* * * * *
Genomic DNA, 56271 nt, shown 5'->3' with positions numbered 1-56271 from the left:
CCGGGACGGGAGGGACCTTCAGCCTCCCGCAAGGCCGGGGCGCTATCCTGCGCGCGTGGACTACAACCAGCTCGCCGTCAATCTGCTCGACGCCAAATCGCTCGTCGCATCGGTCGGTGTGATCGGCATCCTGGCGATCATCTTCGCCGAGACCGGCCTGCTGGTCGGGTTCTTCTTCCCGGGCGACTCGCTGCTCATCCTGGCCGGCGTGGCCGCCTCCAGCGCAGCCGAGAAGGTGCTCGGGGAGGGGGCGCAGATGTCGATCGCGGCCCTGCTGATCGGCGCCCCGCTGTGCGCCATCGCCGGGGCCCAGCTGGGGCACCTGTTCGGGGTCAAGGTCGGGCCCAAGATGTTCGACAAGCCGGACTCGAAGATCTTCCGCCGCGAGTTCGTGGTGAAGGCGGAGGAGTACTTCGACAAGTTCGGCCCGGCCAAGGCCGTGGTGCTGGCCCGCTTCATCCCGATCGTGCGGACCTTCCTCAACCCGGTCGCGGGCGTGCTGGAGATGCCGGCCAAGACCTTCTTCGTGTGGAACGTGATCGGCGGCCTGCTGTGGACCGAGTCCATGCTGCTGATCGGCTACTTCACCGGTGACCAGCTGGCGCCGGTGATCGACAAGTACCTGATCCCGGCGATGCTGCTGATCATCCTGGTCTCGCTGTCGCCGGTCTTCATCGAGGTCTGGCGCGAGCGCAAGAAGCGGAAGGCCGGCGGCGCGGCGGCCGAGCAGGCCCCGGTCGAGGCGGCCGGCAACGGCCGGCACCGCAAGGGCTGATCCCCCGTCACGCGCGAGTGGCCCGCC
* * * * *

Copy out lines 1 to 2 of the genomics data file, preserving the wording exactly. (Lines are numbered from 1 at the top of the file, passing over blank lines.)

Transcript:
Genomic DNA, 56271 nt, shown 5'->3' with positions numbered 1-56271 from the left:
CCGGGACGGGAGGGACCTTCAGCCTCCCGCAAGGCCGGGGCGCTATCCTGCGCGCGTGGACTACAACCAGCTCGCCGTCAATCTGCTCGACGCCAAATCGCTCGTCGCATCGGTCGGTGTGATCGGCATCCTGGCGATCATCTTCGCCGAGACCGGCCTGCTGGTCGGGTTCTTCTTCCCGGGCGACTCGCTGCTCATCCTGGCCGGCGTGGCCGCCTCCAGCGCAGCCGAGAAGGTGCTCGGGGAGGGGGCGCAGATGTCGATCGCGGCCCTGCTGATCGGCGCCCCGCTGTGCGCCATCGCCGGGGCCCAGCTGGGGCACCTGTTCGGGGTCAAGGTCGGGCCCAAGATGTTCGACAAGCCGGACTCGAAGATCTTCCGCCGCGAGTTCGTGGTGAAGGCGGAGGAGTACTTCGACAAGTTCGGCCCGGCCAAGGCCGTGGTGCTGGCCCGCTTCATCCCGATCGTGCGGACCTTCCTCAACCCGGTCGCGGGCGTGCTGGAGATGCCGGCCAAGACCTTCTTCGTGTGGAACGTGATCGGCGGCCTGCTGTGGACCGAGTCCATGCTGCTGATCGGCTACTTCACCGGTGACCAGCTGGCGCCGGTGATCGACAAGTACCTGATCCCGGCGATGCTGCTGATCATCCTGGTCTCGCTGTCGCCGGTCTTCATCGAGGTCTGGCGCGAGCGCAAGAAGCGGAAGGCCGGCGGCGCGGCGGCCGAGCAGGCCCCGGTCGAGGCGGCCGGCAACGGCCGGCACCGCAAGGGCTGATCCCCCGTCACGCGCGAGTGGCCCGCC